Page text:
How to install cedar cladding
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Whether you are building a new house or remodelling an existing one, the installation of cladding is one final step in the process. Cedar wood is a good choice for siding material; it is an attractive, durable product that also features resistance to rot and insects.
Installing cedar cladding to a house is a process of carefully levelling, measuring, cutting and fastening the cedar boards to the house's framework with corrosion-resistant nails. The house should be wrapped in house wrap prior to cladding installation, and the boards should be primed or stained before they are fastened to the house.
Figure out the starting point for your cladding. Refer to the cladding manufacturer's recommendations regarding how high from the low point of the house the boards should begin. Use a level and tape measure to determine the low point; then measure up from this mark the distance specified by the cladding manufacturer. Mark this point with a pencil. Use a chalk line and a level to extend this baseline around the perimeter of the house.
- Whether you are building a new house or remodelling an existing one, the installation of cladding is one final step in the process.
- Use a level and tape measure to determine the low point; then measure up from this mark the distance specified by the cladding manufacturer.
Cut the boards to size with a circular saw. Apply a coat of primer or penetrating stain to all sides of the cladding boards. Take special care to coat the end grain; this portion of the wood can absorb up to 250 times more water than the face wood.
Fasten starter strip around the base of the house. Refer to your chalk guide line. The lower edge of your cedar cladding boards will rest on the starter strip. This establishes the proper slope for the first course of cladding.
- Cut the boards to size with a circular saw.
- Fasten starter strip around the base of the house.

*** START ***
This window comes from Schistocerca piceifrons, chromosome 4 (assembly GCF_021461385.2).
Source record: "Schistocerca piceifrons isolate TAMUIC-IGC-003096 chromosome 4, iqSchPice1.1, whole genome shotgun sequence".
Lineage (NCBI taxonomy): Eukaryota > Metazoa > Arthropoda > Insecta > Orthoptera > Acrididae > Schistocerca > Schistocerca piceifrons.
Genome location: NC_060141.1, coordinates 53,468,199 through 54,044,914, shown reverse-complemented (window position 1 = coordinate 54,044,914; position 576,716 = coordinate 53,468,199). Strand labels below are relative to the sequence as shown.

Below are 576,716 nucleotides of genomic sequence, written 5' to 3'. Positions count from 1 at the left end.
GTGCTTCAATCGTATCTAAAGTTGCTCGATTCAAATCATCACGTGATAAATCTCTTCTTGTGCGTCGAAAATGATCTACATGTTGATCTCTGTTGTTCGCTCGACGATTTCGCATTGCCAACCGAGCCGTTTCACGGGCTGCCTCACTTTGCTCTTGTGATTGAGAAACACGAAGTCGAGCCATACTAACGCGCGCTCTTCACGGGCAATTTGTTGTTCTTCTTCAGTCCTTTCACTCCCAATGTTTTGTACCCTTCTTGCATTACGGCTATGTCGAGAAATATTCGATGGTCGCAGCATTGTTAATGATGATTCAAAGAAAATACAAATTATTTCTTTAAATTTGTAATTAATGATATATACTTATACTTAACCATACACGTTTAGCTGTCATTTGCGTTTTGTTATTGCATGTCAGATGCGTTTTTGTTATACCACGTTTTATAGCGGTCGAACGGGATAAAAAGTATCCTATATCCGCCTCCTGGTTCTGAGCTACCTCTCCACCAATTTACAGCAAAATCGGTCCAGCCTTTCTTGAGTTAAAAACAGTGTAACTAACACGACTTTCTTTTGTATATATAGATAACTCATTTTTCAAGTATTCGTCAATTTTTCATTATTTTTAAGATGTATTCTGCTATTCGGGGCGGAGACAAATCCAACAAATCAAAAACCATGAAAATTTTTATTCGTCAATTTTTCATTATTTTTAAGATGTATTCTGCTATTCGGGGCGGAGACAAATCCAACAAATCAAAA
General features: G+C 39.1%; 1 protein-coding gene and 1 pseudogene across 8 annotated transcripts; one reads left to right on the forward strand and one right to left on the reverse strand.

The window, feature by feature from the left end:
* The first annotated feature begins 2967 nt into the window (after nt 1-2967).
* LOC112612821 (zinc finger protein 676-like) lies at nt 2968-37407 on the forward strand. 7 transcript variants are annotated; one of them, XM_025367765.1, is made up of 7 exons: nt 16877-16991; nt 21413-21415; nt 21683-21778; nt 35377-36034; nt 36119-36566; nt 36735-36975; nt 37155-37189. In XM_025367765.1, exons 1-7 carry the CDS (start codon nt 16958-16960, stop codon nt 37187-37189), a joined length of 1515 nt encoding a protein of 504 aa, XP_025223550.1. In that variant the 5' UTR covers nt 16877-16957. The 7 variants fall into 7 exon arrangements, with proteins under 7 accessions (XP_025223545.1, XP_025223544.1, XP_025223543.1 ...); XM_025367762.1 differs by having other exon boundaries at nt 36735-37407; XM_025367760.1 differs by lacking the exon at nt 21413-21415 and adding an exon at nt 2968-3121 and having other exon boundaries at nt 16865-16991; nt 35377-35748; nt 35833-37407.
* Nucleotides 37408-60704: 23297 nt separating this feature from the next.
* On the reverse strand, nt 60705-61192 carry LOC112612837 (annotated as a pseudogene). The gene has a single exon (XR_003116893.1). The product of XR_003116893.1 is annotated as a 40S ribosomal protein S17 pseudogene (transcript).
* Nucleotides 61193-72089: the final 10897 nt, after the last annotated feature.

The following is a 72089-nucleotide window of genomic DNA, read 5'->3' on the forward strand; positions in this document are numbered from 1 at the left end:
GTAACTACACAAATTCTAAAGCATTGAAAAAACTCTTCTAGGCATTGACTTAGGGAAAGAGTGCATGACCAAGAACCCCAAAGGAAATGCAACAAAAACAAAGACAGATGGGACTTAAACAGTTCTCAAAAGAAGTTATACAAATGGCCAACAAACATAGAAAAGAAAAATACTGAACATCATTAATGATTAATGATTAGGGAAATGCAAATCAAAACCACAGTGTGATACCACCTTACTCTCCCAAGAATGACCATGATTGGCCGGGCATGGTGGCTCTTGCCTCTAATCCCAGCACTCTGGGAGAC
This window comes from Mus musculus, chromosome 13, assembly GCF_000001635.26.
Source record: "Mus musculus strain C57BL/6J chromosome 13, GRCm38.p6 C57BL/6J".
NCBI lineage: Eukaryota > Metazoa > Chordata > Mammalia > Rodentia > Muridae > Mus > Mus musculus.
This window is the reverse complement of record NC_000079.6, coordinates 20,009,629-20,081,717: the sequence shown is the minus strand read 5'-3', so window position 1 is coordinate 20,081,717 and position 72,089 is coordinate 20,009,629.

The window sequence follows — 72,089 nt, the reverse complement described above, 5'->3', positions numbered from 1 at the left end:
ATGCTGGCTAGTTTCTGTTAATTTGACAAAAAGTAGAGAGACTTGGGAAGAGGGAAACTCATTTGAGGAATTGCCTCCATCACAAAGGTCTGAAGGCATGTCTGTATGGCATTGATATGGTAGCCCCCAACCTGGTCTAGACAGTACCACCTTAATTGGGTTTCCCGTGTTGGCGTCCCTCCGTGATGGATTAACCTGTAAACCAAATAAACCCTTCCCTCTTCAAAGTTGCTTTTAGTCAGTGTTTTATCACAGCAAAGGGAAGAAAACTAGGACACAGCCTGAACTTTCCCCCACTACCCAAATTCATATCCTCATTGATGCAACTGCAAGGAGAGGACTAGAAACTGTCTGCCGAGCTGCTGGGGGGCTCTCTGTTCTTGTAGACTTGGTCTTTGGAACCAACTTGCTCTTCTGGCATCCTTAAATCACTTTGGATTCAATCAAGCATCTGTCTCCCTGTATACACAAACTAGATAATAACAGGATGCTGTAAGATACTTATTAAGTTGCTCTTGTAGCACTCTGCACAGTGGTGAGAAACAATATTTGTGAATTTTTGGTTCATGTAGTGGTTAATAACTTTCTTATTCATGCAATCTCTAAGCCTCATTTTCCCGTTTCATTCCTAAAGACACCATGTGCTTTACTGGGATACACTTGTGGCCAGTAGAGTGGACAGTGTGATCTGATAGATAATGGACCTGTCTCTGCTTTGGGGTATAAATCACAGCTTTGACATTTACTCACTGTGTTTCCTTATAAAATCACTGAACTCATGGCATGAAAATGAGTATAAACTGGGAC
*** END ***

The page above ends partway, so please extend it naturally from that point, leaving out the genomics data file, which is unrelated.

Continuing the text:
Install your first course of cladding to the house. Run the boards from one side of the house to the other. Leave a 4 mm to 3 mm (1/6 inch to 1/8 inch) gap between adjacent cladding boards to account for expansion. Fasten the boards with corrosion-resistant nails driven at a distance of 40 cm (16 inches) to no greater than 60 cm (24 inches) apart. Drive the nails through the upper portion of the board that will be covered by the overlapping board above. Be careful not to overdrive nails when fastening siding. The nails should be driven until the heads are flush with the surface of the wood. Divots created from overdriven nails should be filled with polyurethane caulking.
- Install your first course of cladding to the house.
- Divots created from overdriven nails should be filled with polyurethane caulking.
Fasten the second course of cladding. The overlap between one course of cladding and the next will vary depending on the size and style of the boards being installed. Refer to the manufacturer's instructions regarding the proper amount of overlap. Stagger seams between siding courses by 1.2 m (4 feet) to increase water-resistance.
Check your level every fourth or fifth cladding course. If you lose your level make small adjustments over several courses, as opposed to a single, notable repair. Work your way from the base to the top of the house.
- Fasten the second course of cladding.
- Work your way from the base to the top of the house.
- You have a couple of options when it comes to finishing the corners. A mitre box saw can be use to cut the corner pieces to angle and create a seamless, tight fit. Many builders elect to use prefabricated corner pieces. These wooden pieces are fitted to the inside and outside corners of the house before the cladding is installed. Then the cladding boards are cut to fit up against the corner pieces.
- When it comes to finishing, you can either paint or stain your cedar cladding. A paint is a good, economical and long-lasting finish. Many homeowners prefer the look of stained wood; if you are installing a quality cedar cladding, a transparent oil-based stain will highlight the look of natural wood while also protecting your investment from weather damage. Paints require less frequent maintenance, while stains can easily be reapplied. The choice between a paint or stain for your cladding comes down to the look you prefer and the amount of maintenance you are willing to perform.
Robert Howard has been writing professionally since 2004 and writes a weekly column for the "Synthesis," a Chico, Calif.-based newspaper. He maintains a blog and has published articles and works of fiction in a variety of different print and online magazines. Howard holds a Bachelor of Arts in visual arts from the University of California, San Diego.